Video: Jon Kitna's son takes a tumble during team entrance
Watch a fired-up football team sprint onto the field as a former NFL player's son tumbles.
Halftime is crucial. More games are won and lost during those 15 minutes that teams spend off the field than most people really ever know.
What separates the good programs from the great programs is how they use those 15 minutes. During the 2011 season, I was "in between" jobs, and had a year off from coaching. It was tremendous for my career, because I was able to go watch a whole bunch of football coaches do their thing.
I worked part time for a newspaper that season, covering games and writing stories about games. It was fascinating being on the other side. I didn't do that for the $50 check. I did that to see how different coaches approached the craft. What I found out about halftime was pretty interesting. I was really surprised at the lack of organization that I saw in about half of the programs I covered that year.
I asked coaches permission to be in the locker room, just to watch, not to report. Here are three mistakes I saw coaches make that year during halftime. 1. Coaches let emotions control their meeting
I saw coaches absolutely light their teams up with yelling. And it was usually very ineffective. I get it, this is a passionate game, and an emotional one at that. Ask any of my players, I can yell with the best of them, and I'm a loud dude. But one thing I've learned over the years, there is a time and place to yell.
How effective is it to yell at your team when they know they screwed up? How much help will it do when they already feel awful? It's like passing back tests where kids failed, and then yelling them at for failing, when they clearly see the F on the paper. Most of the time, they get it.
Yelling at your team for part of halftime will usually have zero effect on the second half. Sure, you might feel better, but are you sincerely helping the team?2. Coaches failed to make any adjustments that mattered
"We just have to play ball."
"We have to step up."
"We need more heart."
Have you heard these phrases during halftime? Maybe you have said them yourself. And sometimes, these things need to be said, without a doubt. But more important than some of these "coach speak" phrases is the time you need to spend to make actual X's and O's changes for the second half.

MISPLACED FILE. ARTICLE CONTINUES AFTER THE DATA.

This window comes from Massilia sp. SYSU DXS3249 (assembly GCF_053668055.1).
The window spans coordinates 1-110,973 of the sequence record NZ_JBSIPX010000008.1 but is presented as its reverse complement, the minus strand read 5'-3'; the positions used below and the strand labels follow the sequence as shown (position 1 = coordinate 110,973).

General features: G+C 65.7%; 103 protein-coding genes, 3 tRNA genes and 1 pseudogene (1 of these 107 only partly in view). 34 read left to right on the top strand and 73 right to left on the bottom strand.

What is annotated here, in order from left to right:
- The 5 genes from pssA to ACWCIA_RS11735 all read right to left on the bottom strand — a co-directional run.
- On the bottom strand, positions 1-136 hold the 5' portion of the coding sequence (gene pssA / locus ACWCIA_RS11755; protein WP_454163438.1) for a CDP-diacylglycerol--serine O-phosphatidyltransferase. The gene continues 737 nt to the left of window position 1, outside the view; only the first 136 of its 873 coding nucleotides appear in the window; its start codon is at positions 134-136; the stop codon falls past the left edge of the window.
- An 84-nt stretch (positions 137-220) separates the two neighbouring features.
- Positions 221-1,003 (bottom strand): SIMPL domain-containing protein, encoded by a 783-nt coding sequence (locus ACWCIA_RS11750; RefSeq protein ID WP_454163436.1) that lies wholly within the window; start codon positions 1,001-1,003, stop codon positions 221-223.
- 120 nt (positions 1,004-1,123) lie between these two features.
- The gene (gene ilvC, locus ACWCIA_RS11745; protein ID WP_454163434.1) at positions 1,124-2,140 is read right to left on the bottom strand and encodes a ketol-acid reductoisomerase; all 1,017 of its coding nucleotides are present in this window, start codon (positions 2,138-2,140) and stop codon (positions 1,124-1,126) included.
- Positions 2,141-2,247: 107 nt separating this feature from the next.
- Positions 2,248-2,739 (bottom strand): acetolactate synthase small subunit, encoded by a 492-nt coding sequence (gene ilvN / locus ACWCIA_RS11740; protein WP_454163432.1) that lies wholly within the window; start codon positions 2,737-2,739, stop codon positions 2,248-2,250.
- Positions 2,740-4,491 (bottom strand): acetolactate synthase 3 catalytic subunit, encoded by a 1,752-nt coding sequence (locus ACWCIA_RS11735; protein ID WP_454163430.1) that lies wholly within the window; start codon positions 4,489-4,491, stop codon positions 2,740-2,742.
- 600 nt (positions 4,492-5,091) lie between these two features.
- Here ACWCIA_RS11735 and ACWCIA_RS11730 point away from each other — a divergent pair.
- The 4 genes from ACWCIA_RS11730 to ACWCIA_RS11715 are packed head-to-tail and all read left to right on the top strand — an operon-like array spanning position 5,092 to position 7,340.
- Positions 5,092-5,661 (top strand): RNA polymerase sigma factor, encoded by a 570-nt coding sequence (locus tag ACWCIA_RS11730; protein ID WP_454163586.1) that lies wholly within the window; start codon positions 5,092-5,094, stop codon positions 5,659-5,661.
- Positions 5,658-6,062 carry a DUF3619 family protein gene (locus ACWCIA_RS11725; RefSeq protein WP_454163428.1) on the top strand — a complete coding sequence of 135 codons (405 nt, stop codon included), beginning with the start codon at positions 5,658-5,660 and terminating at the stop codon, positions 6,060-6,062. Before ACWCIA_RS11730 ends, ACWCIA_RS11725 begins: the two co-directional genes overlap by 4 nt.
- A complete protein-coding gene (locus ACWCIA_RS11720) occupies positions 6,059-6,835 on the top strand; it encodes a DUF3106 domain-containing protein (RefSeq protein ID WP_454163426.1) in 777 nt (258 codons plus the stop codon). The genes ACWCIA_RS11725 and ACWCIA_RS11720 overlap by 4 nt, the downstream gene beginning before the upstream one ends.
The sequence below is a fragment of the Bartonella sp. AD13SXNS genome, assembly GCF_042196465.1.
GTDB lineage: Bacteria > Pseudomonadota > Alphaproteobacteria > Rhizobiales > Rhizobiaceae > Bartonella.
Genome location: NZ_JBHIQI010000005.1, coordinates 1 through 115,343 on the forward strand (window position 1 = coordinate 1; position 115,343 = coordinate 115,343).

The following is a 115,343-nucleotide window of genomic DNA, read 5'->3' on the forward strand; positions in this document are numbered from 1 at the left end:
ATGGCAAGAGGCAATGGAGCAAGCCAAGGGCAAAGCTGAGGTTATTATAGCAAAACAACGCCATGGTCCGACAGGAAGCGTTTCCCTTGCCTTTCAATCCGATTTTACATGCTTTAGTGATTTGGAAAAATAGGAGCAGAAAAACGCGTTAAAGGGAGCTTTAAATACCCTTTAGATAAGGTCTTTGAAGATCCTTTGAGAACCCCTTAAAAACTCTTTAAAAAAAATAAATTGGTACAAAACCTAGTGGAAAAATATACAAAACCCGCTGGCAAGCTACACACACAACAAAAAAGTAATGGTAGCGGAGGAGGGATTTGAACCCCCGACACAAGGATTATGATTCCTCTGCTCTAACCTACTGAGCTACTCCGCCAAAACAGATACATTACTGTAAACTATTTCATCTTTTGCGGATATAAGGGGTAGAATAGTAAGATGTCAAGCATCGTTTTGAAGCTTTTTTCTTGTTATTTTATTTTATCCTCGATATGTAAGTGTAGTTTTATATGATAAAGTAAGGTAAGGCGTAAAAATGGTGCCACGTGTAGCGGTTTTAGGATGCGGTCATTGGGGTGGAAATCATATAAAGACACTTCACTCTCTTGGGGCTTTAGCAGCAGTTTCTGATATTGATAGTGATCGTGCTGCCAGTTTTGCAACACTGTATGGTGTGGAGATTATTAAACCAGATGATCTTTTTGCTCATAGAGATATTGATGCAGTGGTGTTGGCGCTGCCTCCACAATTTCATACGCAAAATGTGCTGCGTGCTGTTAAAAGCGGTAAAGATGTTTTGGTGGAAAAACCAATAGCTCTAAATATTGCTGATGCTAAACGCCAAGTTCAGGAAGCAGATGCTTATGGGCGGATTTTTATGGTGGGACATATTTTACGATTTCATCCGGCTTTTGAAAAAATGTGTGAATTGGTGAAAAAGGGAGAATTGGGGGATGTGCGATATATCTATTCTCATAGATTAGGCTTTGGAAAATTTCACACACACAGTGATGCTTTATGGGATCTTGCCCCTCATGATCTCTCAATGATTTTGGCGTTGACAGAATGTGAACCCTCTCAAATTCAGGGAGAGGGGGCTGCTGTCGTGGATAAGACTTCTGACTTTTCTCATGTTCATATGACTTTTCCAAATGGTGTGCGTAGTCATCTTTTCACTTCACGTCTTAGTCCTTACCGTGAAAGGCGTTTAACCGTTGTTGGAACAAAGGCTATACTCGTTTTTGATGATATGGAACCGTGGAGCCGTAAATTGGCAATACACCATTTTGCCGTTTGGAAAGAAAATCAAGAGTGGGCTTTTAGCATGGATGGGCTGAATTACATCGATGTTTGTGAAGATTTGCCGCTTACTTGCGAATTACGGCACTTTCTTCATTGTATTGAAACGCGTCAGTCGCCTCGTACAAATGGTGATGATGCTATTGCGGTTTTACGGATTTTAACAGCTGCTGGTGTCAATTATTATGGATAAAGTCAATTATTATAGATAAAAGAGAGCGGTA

I was really surprised at the lack of teaching that I saw happening at halftime. I saw coaches doing a lot of talking with themselves, in their groups outside of the locker rooms, while the players were inside drinking water and yelling at each other.
The time is so short. Coaches should meet for five minutes, and then teach for 10. But I saw most staffs meet for 10, and then teach for five. That is backwards. The great programs make great halftime adjustments, and teach those adjustments, not just know them as a staff. Remember, you might have to undo a week's worth of teaching something. This usually can't happen in a few minutes. Think critically about how your program teaches the adjustments to your players.3. Coaches failed to give their teams any hope
You have taken care of injuries, you've taken Gatorade in to your kids, and you've made adjustments. Now, send the troops back in to battle with some hope.
President Obama captured the attention of many folks with the campaign slogan "Hope and Change." This gave people actual hope that there would be a change to the way our country was running prior to him taking office in 2008. People need hope. And so do players.
I saw some great speeches by coaches as they rallied their troops to go back to the battlefield with pride and gusto. But I also some really awful ones, where coaches challenged the manhood of the kids, and challenged their hearts in a way that was totally ineffective. Instead of encouraging their kids to go back to the gridiron, they really sent messages that they had no hope, and no chance to change the dynamics of the game.
These coaches probably didn't even understand what they were doing. But from an outsider perspective, and someone who listened to the coaches and watched the kids' responses, it was very clear that their words were meaningless.
You've got to find ways to encourage the troops and send them back to the battlefield restored.Chris Fore is a veteran Head Football Coach and Athletic Director from Southern California. He consults coaches and programs nationwide through his business Eight Laces Consulting.